To organize the more than 60,000 images on the website, each has been tagged with a few words that describe it (for example, “garden,” “highway,” and “skateboarding”). Find images within a particular category by clicking Sort, then fill in the blanks with the year and tags you want to search for. You can also narrow your results by excluding certain tags.

Now that you’ve learned the “rules of the road,” head over to 12 Sunsets and start driving! Search for a favorite Sunset Boulevard business, take a drive down the street and marvel at how much Los Angeles has changed (or, in some cases, not changed!) in the last 50 years, or peruse images tagged within a category that intrigues you—might we suggest, “street art?”

To help you get started on your Sunset Boulevard journey, we’ve created a “scavenger hunt” of things to look for as you explore the famed road. See if you can find each one!

  1. Drive to Pacific Coast Highway, the westernmost point of Sunset Boulevard. Choose a year and experience the quintessential Los Angeles drive to PCH, the famed highway that runs parallel to the Pacific Ocean. What did drivers see as they approached PCH from Sunset?
  2. Now check out the easternmost point of Sunset Boulevard. Now that you’ve checked out the west side, drive east to explore Downtown Los Angeles. Hint: to travel over to the east side faster, click on the map pin icon on the left side of the map and then click on the eastern side of Sunset.
Street lined with trees and a building with a colorful mural, with the L.A. City Hall building in the background

Cesar E. Chavez Ave. at Spring St, Ed Ruscha, 2007. Negative film reel: Union Station headed west (Image 0047). Part of the Streets of Los Angeles Archive, the Getty Research Institute. © Ed Ruscha

  1. Find a photo with an X through it. Ruscha marked photos he didn’t like with an X. Drive along Sunset and see if you can spot some X-ed out frames.
  2. Search for Sunset and Vine. Compare the years 1965 and 2007. How has the famed intersection grown from its quaint beginnings?
  3. Discover how billboards have evolved in the last 50 years. Click Sort, then show images from all years tagged with “billboard.” Notice how not only the fonts and designs have changed, but also the advertised products. Goodbye, cigarette ads…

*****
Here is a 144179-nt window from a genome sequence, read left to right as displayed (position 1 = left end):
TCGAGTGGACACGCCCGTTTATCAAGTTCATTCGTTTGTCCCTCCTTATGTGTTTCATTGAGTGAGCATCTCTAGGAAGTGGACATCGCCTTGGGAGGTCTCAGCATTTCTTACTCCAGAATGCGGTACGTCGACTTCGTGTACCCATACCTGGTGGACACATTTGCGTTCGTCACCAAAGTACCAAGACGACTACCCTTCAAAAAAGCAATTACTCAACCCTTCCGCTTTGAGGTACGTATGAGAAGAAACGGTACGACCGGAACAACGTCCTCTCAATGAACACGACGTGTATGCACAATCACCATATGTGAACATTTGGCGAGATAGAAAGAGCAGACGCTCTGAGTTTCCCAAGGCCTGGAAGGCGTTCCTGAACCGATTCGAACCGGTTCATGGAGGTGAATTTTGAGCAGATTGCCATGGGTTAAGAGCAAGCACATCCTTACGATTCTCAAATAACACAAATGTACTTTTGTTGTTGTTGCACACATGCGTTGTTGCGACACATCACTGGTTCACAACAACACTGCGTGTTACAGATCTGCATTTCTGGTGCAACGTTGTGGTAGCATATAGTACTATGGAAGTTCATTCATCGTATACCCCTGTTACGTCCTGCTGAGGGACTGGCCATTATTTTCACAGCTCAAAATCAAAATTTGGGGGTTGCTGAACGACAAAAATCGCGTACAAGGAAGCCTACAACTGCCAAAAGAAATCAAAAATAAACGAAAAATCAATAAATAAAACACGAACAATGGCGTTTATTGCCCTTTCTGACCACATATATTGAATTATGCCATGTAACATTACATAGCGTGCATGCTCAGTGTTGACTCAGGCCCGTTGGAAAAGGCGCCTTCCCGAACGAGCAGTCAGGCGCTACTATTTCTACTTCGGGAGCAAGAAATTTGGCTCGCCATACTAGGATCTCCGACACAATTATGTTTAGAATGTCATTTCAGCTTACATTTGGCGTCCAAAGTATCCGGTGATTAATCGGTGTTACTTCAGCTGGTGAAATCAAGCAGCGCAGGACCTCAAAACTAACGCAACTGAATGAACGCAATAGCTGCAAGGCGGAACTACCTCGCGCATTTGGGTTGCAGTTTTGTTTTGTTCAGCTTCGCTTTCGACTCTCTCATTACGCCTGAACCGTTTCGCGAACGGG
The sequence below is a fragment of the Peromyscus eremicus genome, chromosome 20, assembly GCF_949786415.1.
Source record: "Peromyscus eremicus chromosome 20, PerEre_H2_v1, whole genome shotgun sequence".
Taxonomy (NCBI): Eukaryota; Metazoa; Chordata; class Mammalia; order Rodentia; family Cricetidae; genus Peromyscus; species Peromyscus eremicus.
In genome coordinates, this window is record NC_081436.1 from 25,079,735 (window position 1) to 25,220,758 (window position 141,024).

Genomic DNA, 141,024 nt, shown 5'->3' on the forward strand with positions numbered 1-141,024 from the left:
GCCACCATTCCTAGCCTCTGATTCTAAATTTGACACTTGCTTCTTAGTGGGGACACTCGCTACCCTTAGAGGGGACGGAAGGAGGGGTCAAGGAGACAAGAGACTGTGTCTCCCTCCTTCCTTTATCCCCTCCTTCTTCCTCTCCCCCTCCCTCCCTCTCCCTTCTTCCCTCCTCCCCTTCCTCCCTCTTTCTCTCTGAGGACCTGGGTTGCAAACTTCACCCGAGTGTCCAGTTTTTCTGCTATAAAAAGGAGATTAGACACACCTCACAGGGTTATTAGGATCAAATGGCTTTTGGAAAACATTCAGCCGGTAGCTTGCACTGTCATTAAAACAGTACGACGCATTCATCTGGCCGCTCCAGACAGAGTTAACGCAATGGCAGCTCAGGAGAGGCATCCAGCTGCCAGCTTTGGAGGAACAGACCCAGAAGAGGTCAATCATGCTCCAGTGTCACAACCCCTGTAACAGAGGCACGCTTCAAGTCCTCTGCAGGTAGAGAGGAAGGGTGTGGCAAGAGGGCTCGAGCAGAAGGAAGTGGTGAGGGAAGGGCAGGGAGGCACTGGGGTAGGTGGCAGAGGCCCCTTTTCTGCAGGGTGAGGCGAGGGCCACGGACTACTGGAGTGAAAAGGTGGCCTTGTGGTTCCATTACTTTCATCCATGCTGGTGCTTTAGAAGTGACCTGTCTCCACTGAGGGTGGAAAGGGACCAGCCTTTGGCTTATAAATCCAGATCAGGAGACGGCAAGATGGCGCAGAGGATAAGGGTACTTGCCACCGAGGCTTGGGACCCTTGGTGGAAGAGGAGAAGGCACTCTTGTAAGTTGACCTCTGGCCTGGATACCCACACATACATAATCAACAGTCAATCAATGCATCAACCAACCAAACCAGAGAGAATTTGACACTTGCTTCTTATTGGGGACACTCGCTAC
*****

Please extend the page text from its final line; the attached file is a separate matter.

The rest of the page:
4. Compare the cars on the road. As you might expect, photographing a road means lots of images of cars made it into Ruscha’s archive. Check out what cars people were driving in 1965, 1985, and 2007. What makes and models seemed to be the most popular?
  5. Click Sort and then Surprise Me. You’ll be shown a random selection of images from a given year with a particular tag; for example, images from 2007 with the tag “skyline.”
  6. Discover which movies were playing at the time of each year’s photo shoot. Pacific Theatres’ Cinerama Dome was built in 1963 near the Sunset and Vine intersection, and first makes an appearance on 12 Sunsets in 1973. For close to 60 years the theater has been home to movie premieres and the latest blockbusters. Find the Cinerama Dome in each year and peek at the movies advertised on the marquee.
  7. Find an example of Art Deco design. Los Angeles is home to a melting pot of architectural styles, with Art Deco among the most iconic. The geometric patterns and streamlined style exploded in popularity in the 1920s and ‘30s, and many Art Deco buildings remained standing into the 1960s (some even still exist today, although their numbers have sadly dwindled). Can you spot an example of Art Deco style among the buildings on Sunset?
  8. Search for Hotel Angeleno, and compare the years 1974 and 1997. Can you figure out what’s “missing” from the 1974 photographs? (hint: check the hills!)

Discover more about Sunset Boulevard. Explore 12 Sunsets here.